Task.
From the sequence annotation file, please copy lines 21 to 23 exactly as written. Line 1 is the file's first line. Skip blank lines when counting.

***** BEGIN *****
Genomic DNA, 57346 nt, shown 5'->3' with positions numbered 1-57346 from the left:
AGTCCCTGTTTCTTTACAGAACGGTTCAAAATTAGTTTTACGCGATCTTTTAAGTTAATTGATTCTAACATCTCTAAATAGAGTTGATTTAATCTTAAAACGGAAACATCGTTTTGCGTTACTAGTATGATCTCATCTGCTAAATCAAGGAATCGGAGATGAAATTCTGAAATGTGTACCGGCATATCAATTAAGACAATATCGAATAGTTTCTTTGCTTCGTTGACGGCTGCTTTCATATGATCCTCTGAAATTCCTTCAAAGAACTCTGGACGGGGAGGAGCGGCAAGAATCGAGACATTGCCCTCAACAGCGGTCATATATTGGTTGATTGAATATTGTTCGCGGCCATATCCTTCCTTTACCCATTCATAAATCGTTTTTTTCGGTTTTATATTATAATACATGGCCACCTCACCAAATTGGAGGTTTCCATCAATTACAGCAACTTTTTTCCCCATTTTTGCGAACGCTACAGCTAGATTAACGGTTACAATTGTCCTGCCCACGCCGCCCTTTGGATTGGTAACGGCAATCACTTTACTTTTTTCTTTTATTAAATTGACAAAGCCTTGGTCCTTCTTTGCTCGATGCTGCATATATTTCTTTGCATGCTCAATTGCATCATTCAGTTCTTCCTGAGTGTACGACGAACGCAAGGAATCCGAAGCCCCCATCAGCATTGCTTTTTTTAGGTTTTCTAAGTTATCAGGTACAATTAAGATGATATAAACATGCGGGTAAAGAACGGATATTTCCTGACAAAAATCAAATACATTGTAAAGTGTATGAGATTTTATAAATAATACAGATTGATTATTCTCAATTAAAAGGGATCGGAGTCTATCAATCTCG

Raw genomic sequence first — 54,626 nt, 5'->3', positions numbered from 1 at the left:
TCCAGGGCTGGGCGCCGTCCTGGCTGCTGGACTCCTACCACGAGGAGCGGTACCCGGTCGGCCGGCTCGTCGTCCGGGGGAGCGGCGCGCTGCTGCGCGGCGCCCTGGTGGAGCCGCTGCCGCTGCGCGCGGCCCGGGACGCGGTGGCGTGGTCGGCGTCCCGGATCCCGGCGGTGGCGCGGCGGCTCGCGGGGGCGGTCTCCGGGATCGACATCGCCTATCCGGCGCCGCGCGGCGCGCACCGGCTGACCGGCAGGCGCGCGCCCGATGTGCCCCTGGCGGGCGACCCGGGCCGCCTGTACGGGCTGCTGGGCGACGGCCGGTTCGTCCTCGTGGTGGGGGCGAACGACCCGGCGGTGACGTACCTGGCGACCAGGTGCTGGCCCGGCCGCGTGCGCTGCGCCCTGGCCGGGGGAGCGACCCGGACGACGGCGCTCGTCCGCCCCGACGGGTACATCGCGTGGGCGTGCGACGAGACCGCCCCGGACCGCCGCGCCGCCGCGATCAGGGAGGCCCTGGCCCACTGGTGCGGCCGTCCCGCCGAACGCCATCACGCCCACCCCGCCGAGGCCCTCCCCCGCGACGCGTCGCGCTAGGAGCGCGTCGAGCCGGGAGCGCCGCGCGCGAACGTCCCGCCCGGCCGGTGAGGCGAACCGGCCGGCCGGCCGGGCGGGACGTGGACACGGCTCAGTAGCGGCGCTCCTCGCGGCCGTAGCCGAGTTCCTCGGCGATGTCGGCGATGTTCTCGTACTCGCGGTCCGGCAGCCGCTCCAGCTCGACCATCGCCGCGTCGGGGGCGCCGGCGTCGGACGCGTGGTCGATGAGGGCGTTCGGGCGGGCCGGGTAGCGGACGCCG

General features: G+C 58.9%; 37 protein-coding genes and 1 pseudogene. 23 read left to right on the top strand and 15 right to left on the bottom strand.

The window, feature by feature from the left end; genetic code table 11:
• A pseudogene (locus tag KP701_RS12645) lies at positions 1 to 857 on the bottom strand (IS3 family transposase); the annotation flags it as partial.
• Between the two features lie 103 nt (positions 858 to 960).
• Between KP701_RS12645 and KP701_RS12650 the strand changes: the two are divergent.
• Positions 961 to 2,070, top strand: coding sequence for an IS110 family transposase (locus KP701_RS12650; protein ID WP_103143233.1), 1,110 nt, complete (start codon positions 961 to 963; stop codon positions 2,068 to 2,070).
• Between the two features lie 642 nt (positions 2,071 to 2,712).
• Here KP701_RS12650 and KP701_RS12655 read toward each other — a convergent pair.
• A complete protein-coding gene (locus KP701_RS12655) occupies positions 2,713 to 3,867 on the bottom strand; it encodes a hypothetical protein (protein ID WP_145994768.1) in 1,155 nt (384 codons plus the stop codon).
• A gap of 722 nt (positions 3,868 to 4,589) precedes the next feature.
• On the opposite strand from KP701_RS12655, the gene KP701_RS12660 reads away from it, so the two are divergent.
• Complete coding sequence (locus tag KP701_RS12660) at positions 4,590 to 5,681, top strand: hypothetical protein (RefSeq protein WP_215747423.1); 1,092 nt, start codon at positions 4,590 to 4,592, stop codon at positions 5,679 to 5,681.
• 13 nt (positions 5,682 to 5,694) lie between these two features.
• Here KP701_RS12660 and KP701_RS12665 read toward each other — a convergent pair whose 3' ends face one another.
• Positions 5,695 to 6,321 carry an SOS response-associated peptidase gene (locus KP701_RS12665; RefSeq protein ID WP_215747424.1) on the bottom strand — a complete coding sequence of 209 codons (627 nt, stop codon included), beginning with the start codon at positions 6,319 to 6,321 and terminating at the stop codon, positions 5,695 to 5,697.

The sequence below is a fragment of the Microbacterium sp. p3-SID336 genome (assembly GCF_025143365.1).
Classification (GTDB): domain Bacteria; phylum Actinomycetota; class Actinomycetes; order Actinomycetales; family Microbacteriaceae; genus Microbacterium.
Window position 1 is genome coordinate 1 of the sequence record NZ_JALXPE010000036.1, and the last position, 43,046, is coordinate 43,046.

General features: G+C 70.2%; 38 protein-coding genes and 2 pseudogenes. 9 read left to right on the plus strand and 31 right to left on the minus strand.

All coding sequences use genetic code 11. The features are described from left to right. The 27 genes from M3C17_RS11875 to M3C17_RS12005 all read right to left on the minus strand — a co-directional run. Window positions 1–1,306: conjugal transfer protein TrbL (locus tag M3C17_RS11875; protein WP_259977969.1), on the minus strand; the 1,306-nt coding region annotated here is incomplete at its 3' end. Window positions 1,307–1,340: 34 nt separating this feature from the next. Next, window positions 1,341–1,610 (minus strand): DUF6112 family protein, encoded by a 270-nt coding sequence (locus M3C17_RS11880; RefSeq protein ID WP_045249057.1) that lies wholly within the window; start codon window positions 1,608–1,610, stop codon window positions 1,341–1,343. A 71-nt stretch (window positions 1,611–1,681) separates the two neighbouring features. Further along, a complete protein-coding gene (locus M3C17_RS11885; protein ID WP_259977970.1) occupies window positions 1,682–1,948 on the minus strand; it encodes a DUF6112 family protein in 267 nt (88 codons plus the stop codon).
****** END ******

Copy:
Classification (GTDB): domain Bacteria; phylum Actinomycetota; class Actinomycetes; order Actinomycetales; family Microbacteriaceae; genus Microbacterium.
Window position 1 is genome coordinate 1 of the sequence record NZ_JALXPE010000036.1, and the last position, 43,046, is coordinate 43,046.

General features: G+C 70.2%; 38 protein-coding genes and 2 pseudogenes. 9 read left to right on the plus strand and 31 right to left on the minus strand.